Part of a letter from a civil servant, 8 October 1665 (SP 29/134 f31)
[This letter was written by Thomas Povey, a civil servant in the Naval Office who knew Samuel Pepys. The letter is to Joseph Williamson, an important politician in Charles II ‘s government, who was Under Secretary to the Secretary of State.]
… there having dyed more than 300 in Brentford and Isleworth, and Death is now become so familiar, and the People soe insensible of danger, that they look upon such as provide for the publick safety, as Tyrants and Oppressors, whilst neither the richer sort, will be brought to contribut, nor the meaner to submitt, though to their own apparant good, and preservation.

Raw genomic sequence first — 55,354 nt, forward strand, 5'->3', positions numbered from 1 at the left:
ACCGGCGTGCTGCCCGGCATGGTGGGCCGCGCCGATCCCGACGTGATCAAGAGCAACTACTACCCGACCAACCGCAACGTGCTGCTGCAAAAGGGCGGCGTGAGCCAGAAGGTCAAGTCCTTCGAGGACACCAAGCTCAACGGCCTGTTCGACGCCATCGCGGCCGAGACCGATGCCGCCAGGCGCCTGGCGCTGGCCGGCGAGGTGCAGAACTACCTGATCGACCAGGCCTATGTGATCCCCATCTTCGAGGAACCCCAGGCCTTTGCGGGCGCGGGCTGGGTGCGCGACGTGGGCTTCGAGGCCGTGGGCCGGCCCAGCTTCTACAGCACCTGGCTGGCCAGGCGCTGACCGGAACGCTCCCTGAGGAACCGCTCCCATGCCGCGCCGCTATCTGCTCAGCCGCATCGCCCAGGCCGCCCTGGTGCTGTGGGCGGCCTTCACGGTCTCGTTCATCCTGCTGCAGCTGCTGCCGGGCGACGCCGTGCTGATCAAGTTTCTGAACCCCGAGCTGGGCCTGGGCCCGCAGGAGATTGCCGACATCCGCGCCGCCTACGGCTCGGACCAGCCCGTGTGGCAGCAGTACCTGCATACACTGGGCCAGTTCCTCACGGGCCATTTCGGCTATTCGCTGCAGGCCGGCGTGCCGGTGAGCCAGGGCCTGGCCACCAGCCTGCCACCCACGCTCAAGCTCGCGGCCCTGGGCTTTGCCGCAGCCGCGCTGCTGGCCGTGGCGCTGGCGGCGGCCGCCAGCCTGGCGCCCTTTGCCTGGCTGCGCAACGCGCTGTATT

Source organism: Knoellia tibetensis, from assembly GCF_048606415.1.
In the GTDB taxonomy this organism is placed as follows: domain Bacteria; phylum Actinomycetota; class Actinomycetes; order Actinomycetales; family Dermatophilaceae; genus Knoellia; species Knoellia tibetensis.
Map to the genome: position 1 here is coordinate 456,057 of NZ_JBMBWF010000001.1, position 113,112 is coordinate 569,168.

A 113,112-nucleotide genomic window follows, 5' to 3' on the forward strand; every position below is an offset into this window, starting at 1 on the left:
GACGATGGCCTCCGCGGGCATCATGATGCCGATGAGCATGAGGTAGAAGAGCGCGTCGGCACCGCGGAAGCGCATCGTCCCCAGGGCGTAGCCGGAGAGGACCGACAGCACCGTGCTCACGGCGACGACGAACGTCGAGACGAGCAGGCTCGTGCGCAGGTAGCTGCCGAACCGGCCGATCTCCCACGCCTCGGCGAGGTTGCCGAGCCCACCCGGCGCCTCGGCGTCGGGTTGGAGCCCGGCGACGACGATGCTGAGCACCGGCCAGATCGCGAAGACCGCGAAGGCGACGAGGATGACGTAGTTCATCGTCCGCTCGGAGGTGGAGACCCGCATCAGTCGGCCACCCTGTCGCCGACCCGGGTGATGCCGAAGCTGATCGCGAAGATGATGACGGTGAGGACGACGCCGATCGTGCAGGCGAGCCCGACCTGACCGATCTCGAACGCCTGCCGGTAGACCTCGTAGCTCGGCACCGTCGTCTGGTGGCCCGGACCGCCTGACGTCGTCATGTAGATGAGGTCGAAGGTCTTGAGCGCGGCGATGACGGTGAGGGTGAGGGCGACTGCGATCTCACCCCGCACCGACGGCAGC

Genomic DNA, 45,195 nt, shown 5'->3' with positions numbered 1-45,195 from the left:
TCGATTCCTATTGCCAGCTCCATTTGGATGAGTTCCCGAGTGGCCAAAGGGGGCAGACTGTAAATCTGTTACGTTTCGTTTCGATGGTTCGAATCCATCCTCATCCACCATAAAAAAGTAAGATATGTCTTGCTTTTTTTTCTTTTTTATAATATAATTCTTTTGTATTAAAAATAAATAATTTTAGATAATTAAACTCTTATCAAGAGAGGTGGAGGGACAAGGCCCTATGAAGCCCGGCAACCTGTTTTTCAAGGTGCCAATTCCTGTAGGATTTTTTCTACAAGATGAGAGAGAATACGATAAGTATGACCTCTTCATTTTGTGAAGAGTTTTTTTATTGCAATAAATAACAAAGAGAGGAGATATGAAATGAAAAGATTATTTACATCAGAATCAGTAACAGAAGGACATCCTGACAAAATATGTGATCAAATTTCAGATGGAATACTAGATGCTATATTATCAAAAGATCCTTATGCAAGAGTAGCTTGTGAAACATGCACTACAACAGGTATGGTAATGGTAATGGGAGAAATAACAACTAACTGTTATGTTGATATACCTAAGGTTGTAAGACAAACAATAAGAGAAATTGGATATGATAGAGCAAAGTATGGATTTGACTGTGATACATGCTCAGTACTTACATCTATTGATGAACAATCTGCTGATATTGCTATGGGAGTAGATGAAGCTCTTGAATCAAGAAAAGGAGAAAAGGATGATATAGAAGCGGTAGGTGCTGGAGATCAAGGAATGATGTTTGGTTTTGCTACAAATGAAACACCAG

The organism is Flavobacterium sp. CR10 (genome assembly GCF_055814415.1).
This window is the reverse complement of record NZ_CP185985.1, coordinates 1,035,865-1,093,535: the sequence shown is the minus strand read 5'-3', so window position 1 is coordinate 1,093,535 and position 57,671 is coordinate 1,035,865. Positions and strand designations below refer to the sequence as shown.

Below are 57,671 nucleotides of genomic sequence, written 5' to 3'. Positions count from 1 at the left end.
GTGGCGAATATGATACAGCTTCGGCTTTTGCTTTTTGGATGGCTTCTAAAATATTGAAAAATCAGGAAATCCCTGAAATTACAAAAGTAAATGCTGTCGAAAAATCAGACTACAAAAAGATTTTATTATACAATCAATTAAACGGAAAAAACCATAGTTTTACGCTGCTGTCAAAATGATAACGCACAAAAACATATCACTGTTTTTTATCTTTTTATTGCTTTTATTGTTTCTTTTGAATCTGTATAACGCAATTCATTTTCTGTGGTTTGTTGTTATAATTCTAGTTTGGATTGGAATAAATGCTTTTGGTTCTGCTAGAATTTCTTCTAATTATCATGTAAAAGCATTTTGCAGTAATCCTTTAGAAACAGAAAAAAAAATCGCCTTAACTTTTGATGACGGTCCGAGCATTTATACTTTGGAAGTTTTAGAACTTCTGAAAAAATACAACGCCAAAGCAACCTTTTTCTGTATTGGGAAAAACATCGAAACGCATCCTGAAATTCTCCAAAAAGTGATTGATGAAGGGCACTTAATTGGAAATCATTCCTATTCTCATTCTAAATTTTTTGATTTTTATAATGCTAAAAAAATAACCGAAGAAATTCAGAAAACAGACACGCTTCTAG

insensible – not caring about, having no regard for
Tyrants – people who exercise power in a cruel way
meaner – low in social status, poor
preservation – safety, protection« Return to Great Plague of 1665-1666